To protect the environment and avoid costs to British Columbians, the province is inviting feedback on ways to ensure owners of large industrial projects pay the full cost of environmental clean-up if their projects are abandoned.

B.C.’s economy relies on its abundant natural resources, which are safeguarded by high standards of environmental protection. Responsible industrial development ensures B.C.’s resources, and the ecosystems and communities that rely on them, continue to support and enrich the province’s future.

“Industries have critical responsibilities as B.C. strengthens stewardship of natural resources and our land, air and water,” said George Heyman, B.C.’s Minister of Environment and Climate Change Strategy. “Upholding the highest standards of environmental protection, coupled with an effective system of financial protection, will encourage owners to develop cleaner, more sustainable business practices. In today’s world of heightened concerns about climate change, biodiversity and public health, measures like this are what the public and investors expect as part of responsible development.”

While most companies responsibly manage their environmental risks, some companies are unwilling or unable to do so, leaving British Columbians to cover the costs of environmental clean-up and reclamation. The Public Interest Bonding Strategy aims to require financial guarantees for projects that pose high environmental and financial risks.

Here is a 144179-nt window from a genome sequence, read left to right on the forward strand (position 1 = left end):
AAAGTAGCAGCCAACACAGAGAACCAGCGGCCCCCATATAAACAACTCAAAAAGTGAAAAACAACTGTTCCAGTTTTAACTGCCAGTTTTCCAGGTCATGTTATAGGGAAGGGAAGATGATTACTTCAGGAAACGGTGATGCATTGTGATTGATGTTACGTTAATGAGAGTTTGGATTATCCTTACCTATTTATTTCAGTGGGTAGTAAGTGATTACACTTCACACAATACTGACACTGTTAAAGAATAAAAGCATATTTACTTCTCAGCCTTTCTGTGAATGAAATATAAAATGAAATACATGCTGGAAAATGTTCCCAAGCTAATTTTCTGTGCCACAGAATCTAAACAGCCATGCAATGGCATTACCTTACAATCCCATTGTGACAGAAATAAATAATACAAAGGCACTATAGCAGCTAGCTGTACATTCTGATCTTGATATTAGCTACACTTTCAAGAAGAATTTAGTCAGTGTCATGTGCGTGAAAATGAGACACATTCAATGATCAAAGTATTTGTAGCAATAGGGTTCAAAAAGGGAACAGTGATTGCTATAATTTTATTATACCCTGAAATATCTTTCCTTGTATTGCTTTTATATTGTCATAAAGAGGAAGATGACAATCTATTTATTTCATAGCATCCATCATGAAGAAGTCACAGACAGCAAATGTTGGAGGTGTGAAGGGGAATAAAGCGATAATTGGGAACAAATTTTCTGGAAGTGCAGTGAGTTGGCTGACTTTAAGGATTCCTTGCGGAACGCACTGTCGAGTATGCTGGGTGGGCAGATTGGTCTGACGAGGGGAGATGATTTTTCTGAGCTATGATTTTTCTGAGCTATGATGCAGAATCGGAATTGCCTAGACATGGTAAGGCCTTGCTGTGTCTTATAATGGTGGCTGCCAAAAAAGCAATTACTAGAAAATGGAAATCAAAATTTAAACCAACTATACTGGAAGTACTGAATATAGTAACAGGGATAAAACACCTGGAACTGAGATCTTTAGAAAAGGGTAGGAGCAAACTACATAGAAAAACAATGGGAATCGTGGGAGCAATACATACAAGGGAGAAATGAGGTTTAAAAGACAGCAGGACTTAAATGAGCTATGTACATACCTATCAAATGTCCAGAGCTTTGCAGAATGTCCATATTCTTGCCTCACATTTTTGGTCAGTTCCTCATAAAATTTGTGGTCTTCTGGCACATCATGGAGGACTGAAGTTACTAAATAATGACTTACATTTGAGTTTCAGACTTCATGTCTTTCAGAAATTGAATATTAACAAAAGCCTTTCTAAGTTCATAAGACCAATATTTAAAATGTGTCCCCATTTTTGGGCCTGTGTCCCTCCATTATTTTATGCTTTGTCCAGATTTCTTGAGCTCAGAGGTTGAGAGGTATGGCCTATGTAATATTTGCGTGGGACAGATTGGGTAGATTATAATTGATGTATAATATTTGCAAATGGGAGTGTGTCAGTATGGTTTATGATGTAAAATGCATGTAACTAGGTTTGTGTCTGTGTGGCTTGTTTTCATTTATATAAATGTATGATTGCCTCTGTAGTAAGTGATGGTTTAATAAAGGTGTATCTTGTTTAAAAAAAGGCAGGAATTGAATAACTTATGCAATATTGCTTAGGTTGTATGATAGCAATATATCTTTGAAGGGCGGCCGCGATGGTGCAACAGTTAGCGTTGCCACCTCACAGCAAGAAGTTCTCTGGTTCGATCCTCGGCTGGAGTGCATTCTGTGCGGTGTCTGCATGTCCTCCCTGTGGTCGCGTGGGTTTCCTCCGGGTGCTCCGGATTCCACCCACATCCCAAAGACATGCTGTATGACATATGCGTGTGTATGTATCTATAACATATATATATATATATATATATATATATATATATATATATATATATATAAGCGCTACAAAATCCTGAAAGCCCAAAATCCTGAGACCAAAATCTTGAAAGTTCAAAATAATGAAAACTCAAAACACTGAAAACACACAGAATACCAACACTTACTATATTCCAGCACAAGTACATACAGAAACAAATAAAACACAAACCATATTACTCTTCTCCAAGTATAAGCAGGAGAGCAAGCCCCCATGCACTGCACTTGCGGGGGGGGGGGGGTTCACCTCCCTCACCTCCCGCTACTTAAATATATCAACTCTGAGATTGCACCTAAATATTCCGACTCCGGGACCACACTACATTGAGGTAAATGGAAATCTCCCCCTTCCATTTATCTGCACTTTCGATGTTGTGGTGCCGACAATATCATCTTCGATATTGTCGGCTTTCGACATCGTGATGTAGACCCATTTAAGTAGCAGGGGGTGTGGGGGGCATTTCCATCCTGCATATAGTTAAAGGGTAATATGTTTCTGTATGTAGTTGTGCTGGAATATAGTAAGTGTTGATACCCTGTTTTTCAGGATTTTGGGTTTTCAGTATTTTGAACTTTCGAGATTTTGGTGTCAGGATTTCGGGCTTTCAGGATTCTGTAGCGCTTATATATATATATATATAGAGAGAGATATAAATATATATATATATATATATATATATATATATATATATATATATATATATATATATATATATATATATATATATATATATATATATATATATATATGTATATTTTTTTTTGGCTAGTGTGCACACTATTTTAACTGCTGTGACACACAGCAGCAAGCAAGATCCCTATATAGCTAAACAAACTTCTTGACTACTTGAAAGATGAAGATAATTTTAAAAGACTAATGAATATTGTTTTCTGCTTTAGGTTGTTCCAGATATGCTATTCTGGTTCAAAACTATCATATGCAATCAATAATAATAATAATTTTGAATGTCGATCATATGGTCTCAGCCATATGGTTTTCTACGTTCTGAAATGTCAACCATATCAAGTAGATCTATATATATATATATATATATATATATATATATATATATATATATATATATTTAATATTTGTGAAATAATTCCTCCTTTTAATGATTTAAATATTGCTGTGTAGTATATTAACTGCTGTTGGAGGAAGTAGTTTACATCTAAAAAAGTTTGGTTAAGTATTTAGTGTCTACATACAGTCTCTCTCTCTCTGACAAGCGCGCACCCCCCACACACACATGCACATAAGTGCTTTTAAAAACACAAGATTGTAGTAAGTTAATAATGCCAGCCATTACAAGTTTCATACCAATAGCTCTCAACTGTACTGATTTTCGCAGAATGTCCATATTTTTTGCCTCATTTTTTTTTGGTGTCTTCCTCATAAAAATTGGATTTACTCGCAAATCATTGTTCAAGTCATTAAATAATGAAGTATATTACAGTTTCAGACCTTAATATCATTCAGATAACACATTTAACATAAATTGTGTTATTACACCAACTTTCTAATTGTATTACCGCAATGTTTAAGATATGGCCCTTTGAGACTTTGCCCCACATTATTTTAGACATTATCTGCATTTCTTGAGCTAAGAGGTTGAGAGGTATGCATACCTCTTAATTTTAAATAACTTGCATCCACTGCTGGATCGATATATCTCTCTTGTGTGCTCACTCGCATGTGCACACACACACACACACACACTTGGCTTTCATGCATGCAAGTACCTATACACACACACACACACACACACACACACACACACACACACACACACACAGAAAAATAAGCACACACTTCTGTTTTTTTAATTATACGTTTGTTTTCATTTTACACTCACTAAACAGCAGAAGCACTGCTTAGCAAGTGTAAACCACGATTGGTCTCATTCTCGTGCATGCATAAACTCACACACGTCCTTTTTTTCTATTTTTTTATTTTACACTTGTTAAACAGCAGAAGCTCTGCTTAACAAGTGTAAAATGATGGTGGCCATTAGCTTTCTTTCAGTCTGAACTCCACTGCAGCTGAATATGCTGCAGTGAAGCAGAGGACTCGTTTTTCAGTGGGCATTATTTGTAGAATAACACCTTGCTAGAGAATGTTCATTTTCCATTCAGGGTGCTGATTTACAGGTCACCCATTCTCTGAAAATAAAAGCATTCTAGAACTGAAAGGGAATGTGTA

In consultation with industry, Indigenous Peoples, non-government organizations and others, government has prepared a discussion paper and is inviting input on ideas for a made-in-B.C. approach to financial protections.

“Requiring companies to secure financial guarantees ensures that owners of large industrial developments are responsible for cleaning up after their projects,” said Bruce Ralston, B.C.’s Minister of Energy, Mines and Low Carbon Innovation. “These requirements will improve B.C.’s environmental reputation, inspire public trust, increase investor confidence, support B.C.’s competitiveness, and strengthen relationships with First Nations and stakeholders.”

While some financial protections are in place for some industry sectors, a comprehensive review of existing legislation is needed to provide consistency and strengthen financial-protection requirements.

“Our village knows first-hand the negative impacts an abandoned industrial site has on the surrounding community and ecosystems,” said Kevin Cameron, mayor of Port Alice. “We are excited to see our local mill site cleaned up and look forward to companies being held responsible going forward.”

In 2005, Neucel Specialty Cellulose Ltd. purchased the Port Alice mill out of bankruptcy proceedings. Subsequently, control of the mill changed again, and in 2019, the site was abandoned. Since April 2020, following a court-ordered receivership, site stabilization and chemical removal have been underway.

This engagement will ensure that public and stakeholder feedback is considered as the Province develops its plan to protect the environment while supporting B.C.’s competitiveness. Once the plan is in place, any changes will include a transition period to allow time for industry to adapt.

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Featured image: Port Alice Mill. Credit: B.C. Ministry of Agriculture and Lands.

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